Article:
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Chronic Obstructive Pulmonary Disease (COPD)

Chronic obstructive pulmonary disease (COPD) refers to chronic lung disorders that result in blocked air flow in the lungs. The two main COPD disorders are emphysema and chronic bronchitis, the most common causes of respiratory failure. Both result from damage to the lungs over many years and predominantly affect former and current smokers. Emphysema occurs when the walls between the lung's air sacs become weakened and collapse. Chronic bronchitis occurs when the airways in the lungs become swollen and partially clogged with mucus. Chronic bronchitis may also involve muscle spasms in the airways. Many people with COPD have both emphysema and chronic bronchitis.


According to the American Lung Association, COPD is the fourth leading cause of death in the United States, with over 9 million Americans suffering from it, and over 100,000 Americans dying from it annually. Asthma is not usually considered a form of COPD because asthma can be easily treated and the lungs returned to a healthy state. The damage to the airways from COPD usually is more permanent and irreversible.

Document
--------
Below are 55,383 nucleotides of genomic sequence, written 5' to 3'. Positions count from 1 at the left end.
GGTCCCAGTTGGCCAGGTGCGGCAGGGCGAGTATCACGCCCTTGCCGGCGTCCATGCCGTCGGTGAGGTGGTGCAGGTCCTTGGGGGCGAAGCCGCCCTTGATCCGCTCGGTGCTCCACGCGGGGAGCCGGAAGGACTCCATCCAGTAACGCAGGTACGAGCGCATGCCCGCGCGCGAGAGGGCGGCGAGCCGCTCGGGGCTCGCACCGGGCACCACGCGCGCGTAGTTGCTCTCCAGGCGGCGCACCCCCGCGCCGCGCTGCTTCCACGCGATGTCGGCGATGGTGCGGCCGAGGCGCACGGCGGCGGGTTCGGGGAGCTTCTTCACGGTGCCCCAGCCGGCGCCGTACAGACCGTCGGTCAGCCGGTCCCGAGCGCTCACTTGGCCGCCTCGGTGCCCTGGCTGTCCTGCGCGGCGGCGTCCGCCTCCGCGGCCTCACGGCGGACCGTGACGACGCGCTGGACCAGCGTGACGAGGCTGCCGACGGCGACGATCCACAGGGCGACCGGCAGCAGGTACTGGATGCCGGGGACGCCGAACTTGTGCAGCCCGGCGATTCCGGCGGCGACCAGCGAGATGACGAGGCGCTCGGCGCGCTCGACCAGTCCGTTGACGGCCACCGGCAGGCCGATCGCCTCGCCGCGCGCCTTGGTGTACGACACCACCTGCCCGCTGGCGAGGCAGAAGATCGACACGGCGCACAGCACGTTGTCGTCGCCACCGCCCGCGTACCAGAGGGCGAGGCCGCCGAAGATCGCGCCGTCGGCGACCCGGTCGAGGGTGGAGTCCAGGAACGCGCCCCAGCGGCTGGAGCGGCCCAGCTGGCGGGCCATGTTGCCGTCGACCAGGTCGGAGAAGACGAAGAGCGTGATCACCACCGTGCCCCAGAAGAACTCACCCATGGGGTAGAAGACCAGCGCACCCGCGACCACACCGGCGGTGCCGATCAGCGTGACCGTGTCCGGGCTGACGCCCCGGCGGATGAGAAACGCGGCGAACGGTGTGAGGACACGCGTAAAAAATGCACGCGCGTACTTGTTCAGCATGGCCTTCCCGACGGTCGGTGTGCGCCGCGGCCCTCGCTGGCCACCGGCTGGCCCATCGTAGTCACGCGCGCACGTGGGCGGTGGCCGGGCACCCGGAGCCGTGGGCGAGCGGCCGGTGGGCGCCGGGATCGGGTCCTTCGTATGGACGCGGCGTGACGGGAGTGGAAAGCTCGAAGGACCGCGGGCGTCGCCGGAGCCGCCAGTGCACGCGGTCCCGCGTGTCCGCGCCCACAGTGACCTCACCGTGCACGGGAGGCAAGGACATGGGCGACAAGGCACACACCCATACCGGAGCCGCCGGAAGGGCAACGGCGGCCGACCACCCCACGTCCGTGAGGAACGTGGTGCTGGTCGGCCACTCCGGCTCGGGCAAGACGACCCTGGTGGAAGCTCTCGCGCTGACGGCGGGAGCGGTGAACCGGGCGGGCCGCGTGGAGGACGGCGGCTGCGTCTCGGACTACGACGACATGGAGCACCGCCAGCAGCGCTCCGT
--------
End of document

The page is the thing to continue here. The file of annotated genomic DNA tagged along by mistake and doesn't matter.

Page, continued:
"I was so scared when I first learned I had COPD. I had no idea what it was, much less what to expect or how to cope."

-- Charlie, age 72

What causes COPD?

Tobacco smoking is the most common cause of COPD. Cigarettes contain many hazardous substances that damage the lung when inhaled, including tar nicotine, carbon monoxide, and cyanide. Long-term exposure to secondhand tobacco smoke and/or repeated respiratory infections also can increase a person's risk for COPD. Industrial exposures, such as toxic fumes or dust, can increase a person's risk of COPD as well.


What are the symptoms?